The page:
ST. LOUIS — Josh Ho-Sang got a call late Friday night, and by Saturday morning, he was on a plane to meet the Islanders here. The 21-year-old forward was sent to Bridgeport on Oct. 25 with no real timetable for a return, but there he was, back in the Isles’ lineup Saturday night thanks to a couple of injuries and a sudden need for offense.
“Got up at 5:30, flew, sat next to a nice old man who talked to me about his life in St. Louis,” Ho-Sang said before the game. “It was good. Got to the hotel, guys were really welcoming, now it’s time to play hockey.”
That he did. Ho-Sang scored his first goal of the season early in the second period Saturday night to extend the Islanders’ lead to 4-0 over the Blues.
Doug Weight wanted to see the talented Ho-Sang adopt more of a game-savvy mentality — knowing when to use his wondrous puck-handling skills and vision to try and create offense and when to cut it short, dump the puck in, go for a change and wait for his next chance to shine.
Oddly, Weight criticized his Islanders team for some of the same mistakes coming off Friday’s 5-0 loss in Dallas. He felt his team was trying to make a million individual plays instead of a few straightforward, team-oriented ones, and it cost the Isles dearly in their worst game of the season.
“Pretty interesting test, right? He’s coming up at a time when the team’s been struggling with some of the things he was struggling with,” Weight said. “We talked about it before. The kid’s got work ethic, he has talent and he has no fear. Those are three really good things. He’s got to put that consistency and that predictability in his game while using his talent as well.”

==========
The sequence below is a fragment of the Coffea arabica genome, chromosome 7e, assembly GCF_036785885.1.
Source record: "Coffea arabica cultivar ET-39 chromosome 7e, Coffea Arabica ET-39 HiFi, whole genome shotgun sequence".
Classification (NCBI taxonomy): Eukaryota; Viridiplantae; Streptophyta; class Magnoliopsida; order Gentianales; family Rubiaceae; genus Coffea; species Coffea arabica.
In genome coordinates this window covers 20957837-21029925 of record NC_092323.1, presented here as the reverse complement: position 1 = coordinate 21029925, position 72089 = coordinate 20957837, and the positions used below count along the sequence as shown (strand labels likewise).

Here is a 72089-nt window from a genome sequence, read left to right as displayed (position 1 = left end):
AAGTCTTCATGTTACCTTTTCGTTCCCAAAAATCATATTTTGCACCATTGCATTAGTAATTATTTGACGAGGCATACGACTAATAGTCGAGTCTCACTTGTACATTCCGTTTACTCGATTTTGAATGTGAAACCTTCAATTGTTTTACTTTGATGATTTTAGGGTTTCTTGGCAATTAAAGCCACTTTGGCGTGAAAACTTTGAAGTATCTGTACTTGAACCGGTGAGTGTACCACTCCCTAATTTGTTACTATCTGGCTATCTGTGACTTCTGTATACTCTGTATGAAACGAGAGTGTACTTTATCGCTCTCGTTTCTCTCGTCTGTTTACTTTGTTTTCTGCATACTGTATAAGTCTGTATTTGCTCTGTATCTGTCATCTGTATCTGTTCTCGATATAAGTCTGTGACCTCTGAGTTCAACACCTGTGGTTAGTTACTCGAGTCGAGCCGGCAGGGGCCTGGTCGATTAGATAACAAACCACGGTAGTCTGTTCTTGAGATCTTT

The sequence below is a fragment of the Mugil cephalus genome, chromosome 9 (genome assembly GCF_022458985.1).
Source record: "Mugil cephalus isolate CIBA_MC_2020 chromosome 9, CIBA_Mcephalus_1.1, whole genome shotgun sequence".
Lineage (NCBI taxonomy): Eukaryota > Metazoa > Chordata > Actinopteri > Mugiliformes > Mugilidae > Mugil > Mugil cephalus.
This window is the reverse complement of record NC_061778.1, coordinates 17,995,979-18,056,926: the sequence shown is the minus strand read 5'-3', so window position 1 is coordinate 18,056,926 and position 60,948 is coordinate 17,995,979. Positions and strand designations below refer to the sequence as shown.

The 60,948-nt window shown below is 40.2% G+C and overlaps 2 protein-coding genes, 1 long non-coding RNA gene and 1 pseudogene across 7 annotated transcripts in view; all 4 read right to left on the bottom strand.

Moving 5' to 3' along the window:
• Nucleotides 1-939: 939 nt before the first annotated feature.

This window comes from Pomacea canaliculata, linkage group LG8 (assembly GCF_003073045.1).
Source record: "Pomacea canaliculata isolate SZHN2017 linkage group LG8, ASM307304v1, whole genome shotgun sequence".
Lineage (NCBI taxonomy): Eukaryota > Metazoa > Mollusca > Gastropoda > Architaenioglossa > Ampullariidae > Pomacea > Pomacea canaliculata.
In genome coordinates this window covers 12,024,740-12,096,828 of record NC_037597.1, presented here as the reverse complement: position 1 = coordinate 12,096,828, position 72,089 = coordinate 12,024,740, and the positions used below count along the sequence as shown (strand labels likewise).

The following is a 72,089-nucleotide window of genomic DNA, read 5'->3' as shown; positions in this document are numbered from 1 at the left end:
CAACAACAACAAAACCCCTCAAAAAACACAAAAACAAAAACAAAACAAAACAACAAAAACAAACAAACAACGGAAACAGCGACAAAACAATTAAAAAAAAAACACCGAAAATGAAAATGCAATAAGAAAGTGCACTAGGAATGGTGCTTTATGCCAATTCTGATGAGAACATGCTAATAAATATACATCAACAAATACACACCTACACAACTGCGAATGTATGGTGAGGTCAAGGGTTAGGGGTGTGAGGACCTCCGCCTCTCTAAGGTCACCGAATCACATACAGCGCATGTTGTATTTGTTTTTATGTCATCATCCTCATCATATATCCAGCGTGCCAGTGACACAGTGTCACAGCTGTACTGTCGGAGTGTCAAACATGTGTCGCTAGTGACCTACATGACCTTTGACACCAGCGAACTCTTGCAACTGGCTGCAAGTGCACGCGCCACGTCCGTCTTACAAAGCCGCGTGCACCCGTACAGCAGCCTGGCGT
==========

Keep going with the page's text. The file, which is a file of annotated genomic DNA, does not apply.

Weight was fuming Friday night and declined to do a postgame news conference after his rights holder-required chat with MSG Network, in which he wondered where his team’s heart was in the blowout.
“It’s tough doing interviews five minutes after . . . Short answers, smoke coming out of your ears,” Weight said. “It’s disappointing to come off a really good stretch with the way we’ve decided to manage the puck. You can be a skilled team, a team with the puck a lot, but you have to make it a little more predictable for your teammates, pursue pucks and do what Dallas did to us. It was a disappointing effort in that regard.”
With Anthony Beauvillier day-to-day after blocking consecutive shots with his right leg on Friday, Ho-Sang got a chance again after recording two goals and four assists in six games with Bridgeport.
He may have been disappointed by the demotion, but he didn’t show it. He’s up under emergency conditions, meaning he can stay for 30 days or 10 games, whichever comes first — but it can be converted to a regular recall at any time.
“It’s not necessarily the outcome of the plays I make, more how it can affect the momentum in the game,” Ho-Sang said. “I think I went down to Bridgeport and did my job for the most part, tried to take everything in stride.”